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cancellationnoun abandoning, abandonment, abolishing, abolishment, abolition, abrogation, abscission, annulling, annulment, cassation, circumduction, counterorder, deletion, discontinuance, dismissal, dissolution, dissolving, disuse, elimination, eradication, erasure, excision, expunction, extinction, invalidating, liquidation, moratorium, negation, nonuse, nullification, nullifying, overruling, rasure, recall, recalling, relinquishment, renunciation, repeal, repudiation, rescinding, rescindment, rescission, retracting, retraction, reversal, reversing, revocation, revokement, supersession, surrender, suspension, termination, vacation, vacatur, voidance, voiding, waiver, withdrawal, withdrawing
Associated concepts: abatement, cancellation of a contract, cancellation of a lease, cancellation of a mortgage, cancellaaion of a will, cancellation of an insurance policy, cancellation of bills, cancellation of certificate of registration, cancellation of instruments, cancellation of judgment, cancellation of notes, judicial cancellation
See also: abandonment, abatement, abolition, ademption, annulment, censorship, condonation, countermand, defeasance, desuetude, discharge, discontinuance, dismissal, dissolution, invalidity, mistrial, negation, nollo prosequi, obviation, remission, renunciation, repudiation, rescision, retraction, reversal, revocation, termination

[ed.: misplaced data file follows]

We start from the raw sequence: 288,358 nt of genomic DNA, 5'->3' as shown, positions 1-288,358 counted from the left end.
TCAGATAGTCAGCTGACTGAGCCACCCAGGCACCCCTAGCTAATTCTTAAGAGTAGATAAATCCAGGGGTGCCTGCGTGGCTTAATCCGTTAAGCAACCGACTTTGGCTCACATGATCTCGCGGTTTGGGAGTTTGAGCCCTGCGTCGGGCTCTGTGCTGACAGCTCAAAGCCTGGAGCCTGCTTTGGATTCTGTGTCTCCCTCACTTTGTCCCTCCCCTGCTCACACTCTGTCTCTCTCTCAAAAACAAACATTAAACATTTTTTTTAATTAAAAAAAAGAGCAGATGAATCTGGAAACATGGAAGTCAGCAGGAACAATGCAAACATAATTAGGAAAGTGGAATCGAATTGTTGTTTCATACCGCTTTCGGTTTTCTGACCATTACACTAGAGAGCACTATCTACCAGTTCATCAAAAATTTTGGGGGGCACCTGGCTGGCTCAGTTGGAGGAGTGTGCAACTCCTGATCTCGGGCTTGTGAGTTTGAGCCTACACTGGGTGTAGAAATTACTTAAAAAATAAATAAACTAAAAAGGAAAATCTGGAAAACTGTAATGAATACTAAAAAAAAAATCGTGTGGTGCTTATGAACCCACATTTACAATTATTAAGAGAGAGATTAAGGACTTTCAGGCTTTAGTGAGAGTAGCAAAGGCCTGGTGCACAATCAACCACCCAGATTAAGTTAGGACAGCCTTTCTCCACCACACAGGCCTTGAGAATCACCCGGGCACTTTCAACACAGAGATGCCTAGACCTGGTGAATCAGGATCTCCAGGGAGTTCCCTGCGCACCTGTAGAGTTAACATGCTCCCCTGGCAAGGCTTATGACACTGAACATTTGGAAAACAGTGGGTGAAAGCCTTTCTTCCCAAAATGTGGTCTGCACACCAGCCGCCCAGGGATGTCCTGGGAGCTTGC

CANCELLATION. Its general acceptation, is the act of crossing a writing; it
is used sometimes to signify the manual operation of tearing or destroying
the instrument itself. Hyde v. Hyde, 1 Eq. Cas. Abr. 409; Rob. on Wills,
2. Cancelling a will, animo revocandi, is a revocation of it, and it is unnecessary to show a complete destruction or obliteration. 2 B. & B. 650; 3 B. & A. 489; 2 Bl. R. 1043; 2 Nott & M'Cord, 272; Whart. Dig. Wills, c.; 4 Mass. 462. When a duplicate has been cancelled, animo revocandi, it is the cancellation of both parts. 2 Lee, Ecc. R. 532.
3. But the mere act of cancelling a will is nothing, unless it be done animo revocandi, and evidence is admissible to show, quo animo, the testator cancelled it., 7 Johns. 394 2 Dall. 266; S. C. 2 Yeates, 170; 4 Serg. & Rawle, 297; cited 2 Dall. 267, n.; 3 Hen. & Munf. 502; Rob. on Wills, 365; Lovel, 178; Toll. on Ex'rs, Index, h.t.; 3 Stark. Ev. 1714; 1 Adams' Rep. 529 Mass. 307; 5 Conn. 262; 4 Wend. 474; 4 Wend. 585; 1 Harr. & M'H. 162; 4 Conn. 550; 8 Verm. 373; 1 N. H. Rep. 1; 4 N. H. Rep. 191; 2 Eccl. Rep. 23.
4. As to the effect of cancelling a deed, which has not been recorded, see 1 Adams' Rep. 1; Palm. 403; Latch. 226; Gilb. Law, Ev. 109, 110; 2 H. Bl. 263: 2 Johns. 87 1 Greenl. R. 78; 10 Mass. 403; 9 Pick. 105; 4 N. H. Rep. 191; Greenl. Ev. Sec. 265; 5 Conn. 262; 4 Conn. 450; 5 Conn. 86; 2 John. R. 84; 4 Yerg. 375; 6 Mass. 24; 11 Mass. 337; 2 Curt. Ecc. R. 458.
5. As to when a court of equity will order an agreement or other instrument to be cancelled and delivered up, see 4 Bouv. Inst. n. 3917-22.